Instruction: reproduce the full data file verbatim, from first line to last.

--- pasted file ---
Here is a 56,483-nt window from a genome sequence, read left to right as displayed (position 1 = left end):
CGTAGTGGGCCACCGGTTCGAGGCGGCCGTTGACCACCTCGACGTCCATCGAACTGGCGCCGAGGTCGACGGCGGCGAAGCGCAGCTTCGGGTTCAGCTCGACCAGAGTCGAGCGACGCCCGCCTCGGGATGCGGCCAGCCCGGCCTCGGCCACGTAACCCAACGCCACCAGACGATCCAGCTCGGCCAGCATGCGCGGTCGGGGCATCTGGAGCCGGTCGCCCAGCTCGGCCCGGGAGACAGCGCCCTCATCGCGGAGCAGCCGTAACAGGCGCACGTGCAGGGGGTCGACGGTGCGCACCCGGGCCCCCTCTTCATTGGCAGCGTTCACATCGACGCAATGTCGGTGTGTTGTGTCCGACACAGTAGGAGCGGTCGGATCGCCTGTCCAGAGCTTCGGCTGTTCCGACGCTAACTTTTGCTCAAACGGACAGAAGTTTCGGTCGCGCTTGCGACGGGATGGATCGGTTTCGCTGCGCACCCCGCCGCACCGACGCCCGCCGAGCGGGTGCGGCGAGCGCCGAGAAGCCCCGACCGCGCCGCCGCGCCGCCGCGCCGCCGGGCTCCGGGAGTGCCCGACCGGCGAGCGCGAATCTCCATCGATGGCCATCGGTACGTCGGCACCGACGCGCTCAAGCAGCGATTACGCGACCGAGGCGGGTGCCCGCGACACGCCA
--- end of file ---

Here is a 56,483-nt window from a genome sequence, read left to right as displayed (position 1 = left end):
CGTAGTGGGCCACCGGTTCGAGGCGGCCGTTGACCACCTCGACGTCCATCGAACTGGCGCCGAGGTCGACGGCGGCGAAGCGCAGCTTCGGGTTCAGCTCGACCAGAGTCGAGCGACGCCCGCCTCGGGATGCGGCCAGCCCGGCCTCGGCCACGTAACCCAACGCCACCAGACGATCCAGCTCGGCCAGCATGCGCGGTCGGGGCATCTGGAGCCGGTCGCCCAGCTCGGCCCGGGAGACAGCGCCCTCATCGCGGAGCAGCCGTAACAGGCGCACGTGCAGGGGGTCGACGGTGCGCACCCGGGCCCCCTCTTCATTGGCAGCGTTCACATCGACGCAATGTCGGTGTGTTGTGTCCGACACAGTAGGAGCGGTCGGATCGCCTGTCCAGAGCTTCGGCTGTTCCGACGCTAACTTTTGCTCAAACGGACAGAAGTTTCGGTCGCGCTTGCGACGGGATGGATCGGTTTCGCTGCGCACCCCGCCGCACCGACGCCCGCCGAGCGGGTGCGGCGAGCGCCGAGAAGCCCCGACCGCGCCGCCGCGCCGCCGCGCCGCCGGGCTCCGGGAGTGCCCGACCGGCGAGCGCGAATCTCCATCGATGGCCATCGGTACGTCGGCACCGACGCGCTCAAGCAGCGATTACGCGACCGAGGCGGGTGCCCGCGACACGCCA